Sports
GOLDEN VISIT: Daniel Igali drops in on last weekend's wrestling Dino Cup and shows off his Olympic hardware.
Lawrence Tanner/The Gauntlet

Olympic champion Igali visits U of C

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It's funny; at first glance, Daniel Igali doesn't look very intimidating at all. Until one gets a closer look, his five-foot-eight frame doesn't seem very imposing, certainly not the image most athletes of his calibre portray. Even his ears don't surrender the fact that the man is a wrestler.

At a closer distance, however, Igali's impressive physique starts to shine through. His broad shoulders, although hidden by a baggy sweatshirt, hint there is more to him than meets the eye. His sculpted legs, so explosive on the mat, are hidden under his Simon Fraser University joggers. Igali doesn't exude elusive speed or amazing strength. The first and most noticeable feature is his warm smile. He seems constantly happy, showing off his friendly grin to anyone who will look. And Igali, 2000 Olympic Champion in Freestyle Wrestling, has plenty of reasons to smile.

His Cinderella story began in Nigeria in 1974. Daniel Igali was the seventh of 21 children in his family, and learned to fight for himself early. His amazing road to Olympic glory began with wrestling neighbourhood boys in his hometown of Port Harcourt.

"It's been a long journey; I started really young," said Igali. "When I was like six I started wrestling around with kids and then I knew I had a gift. But I got really serious into it when I was 16, that was when I got into the style of wrestling."

Igali made the Nigerian national team and qualified for the 1992 Olympics in Barcelona, but disaster struck at the last minute.

"In 1992 in Nigeria, I did make the team but I was dropped, 'cause there was no money. That so far has been my biggest disappointment... I was 18, and probably I wouldn't have done anything at the Olympics but it would have been great to go."

A couple of years later, Igali came to Canada to wrestle in the 1994 Commonwealth Games and he decided to stay. He was granted refugee status and has lived in his adopted homeland ever since. He started wrestling for the Burnaby Mountain Wrestling Club at SFU, under the tutelage of coaches Dave McKay and Mike Johns.

"They've groomed me up into the wrestler I have been," said Igali of his mentors.

Igali amassed a 119-0 record in National Association of Intercollegiate Athletics competitions for SFU, all while working on a criminology degree. Igali was granted citizenship in 1998 and became Canada's first wrestling world champion in 1999. For his efforts he was named top male Canadian athlete for 1999 over sprinter Bruny Surin. He also became one of our nation's best hopes for Olympic gold in Sydney.

Igali didn't disappoint, and after a tough road to the final which included a stunning win over American Lincoln McIlravy in the semis, he met Russian Arsen Gitinov in the finals. Igali won 7-4 to claim the third and last Canadian gold at the games. The gold medalist celebrated by placing a Canadian flag at the centre of the mat, jogging around it twice, and kissing it to signify coming full circle since his decision to stay in Canada in 1994.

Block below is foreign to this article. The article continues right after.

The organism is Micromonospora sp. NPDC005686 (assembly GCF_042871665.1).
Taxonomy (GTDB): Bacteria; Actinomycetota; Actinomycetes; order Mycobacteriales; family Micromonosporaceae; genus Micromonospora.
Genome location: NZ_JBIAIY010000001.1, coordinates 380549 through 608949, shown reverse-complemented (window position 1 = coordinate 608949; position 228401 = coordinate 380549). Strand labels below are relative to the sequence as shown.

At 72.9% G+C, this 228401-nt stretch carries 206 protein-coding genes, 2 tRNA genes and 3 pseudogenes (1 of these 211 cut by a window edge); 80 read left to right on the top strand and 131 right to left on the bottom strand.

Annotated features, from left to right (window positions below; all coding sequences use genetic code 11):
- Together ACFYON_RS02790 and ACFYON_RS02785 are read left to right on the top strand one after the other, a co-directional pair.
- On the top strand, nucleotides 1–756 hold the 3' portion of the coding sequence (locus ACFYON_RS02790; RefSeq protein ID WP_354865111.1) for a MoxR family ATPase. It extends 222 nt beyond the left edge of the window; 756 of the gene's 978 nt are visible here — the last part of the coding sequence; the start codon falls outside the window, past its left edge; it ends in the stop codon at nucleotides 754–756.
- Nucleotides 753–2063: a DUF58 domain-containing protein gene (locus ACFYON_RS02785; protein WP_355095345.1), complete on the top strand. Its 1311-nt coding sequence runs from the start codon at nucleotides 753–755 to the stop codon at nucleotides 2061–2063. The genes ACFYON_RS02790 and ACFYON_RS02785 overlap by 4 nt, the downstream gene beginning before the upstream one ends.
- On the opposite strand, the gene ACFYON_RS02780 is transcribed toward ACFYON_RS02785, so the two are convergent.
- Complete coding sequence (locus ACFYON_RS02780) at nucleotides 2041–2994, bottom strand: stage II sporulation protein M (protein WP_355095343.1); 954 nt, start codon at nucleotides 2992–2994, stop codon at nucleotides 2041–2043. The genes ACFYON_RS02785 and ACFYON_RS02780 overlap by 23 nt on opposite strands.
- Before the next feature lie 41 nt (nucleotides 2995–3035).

"It's cool to go to the Olympics, and the gold medal was just a big bonus for me," reflected Igali. "I'm just thankful to God I was able to get that."

One of Igali's most cherished memories was the opening ceremony.

"Besides the podium performance [it was] my greatest memory there," he said. "I'd waited so long to go to the Olympics since I was so young, when I finally went to the Olympics and started meeting all the athletes from other countries, fellow Olympians, I was like 'Wow, I've achieved my greatest goal.' "

"It's been great feedback from everybody, very positive. I met all kinds of people. Women and men who were 70 who said they'd never watched wrestling before that just got into it," Igali said with a smile on his face.

Igali acted out the typical reaction he's seen from his fans in Canada.

"'Oh, I watched all your matches!'" he exclaimed. "People stayed up till three in the morning to watch my matches so I'm like 'Oh, man, this is so great.'"

Igali hopes his victory will give wrestling some much-needed exposure in Canada.

"I think the gold medal has brought a lot of recognition to the sport and we just hope that we'll get more kids involved and get a lot more notoriety to the sport."

As for his plans for the future, Igali seems happy to get a break.

"I'm just taking it easy. I'm going low key right now, just training a couple of times a week. I'm waiting until February to go to my first tournament in Cuba."

In the meantime, Igali will take time off to visit Nigeria and enjoy his medal with his family.

"[The trip will be a] pleasure, but I will have a match. I do enjoy the traditional wrestling system there, so I'll have one match... and that'll be a lot of fun."

Igali provided Canadians with one of the most cherished moments at the 2000 Olympic Games in Sydney. Much like triathlete Simon Whitfield, he cried on the podium and held his head high as the national anthem played in far away Australia. Igali let all of Canada share in his amazing victory, and he asks for nothing in return. He is the complete package: skill, speed, determination, and a heart the size of his new homeland. But while most fans may not remember his matches, his smile will leave a lasting impression on anyone who got the chance to see it.

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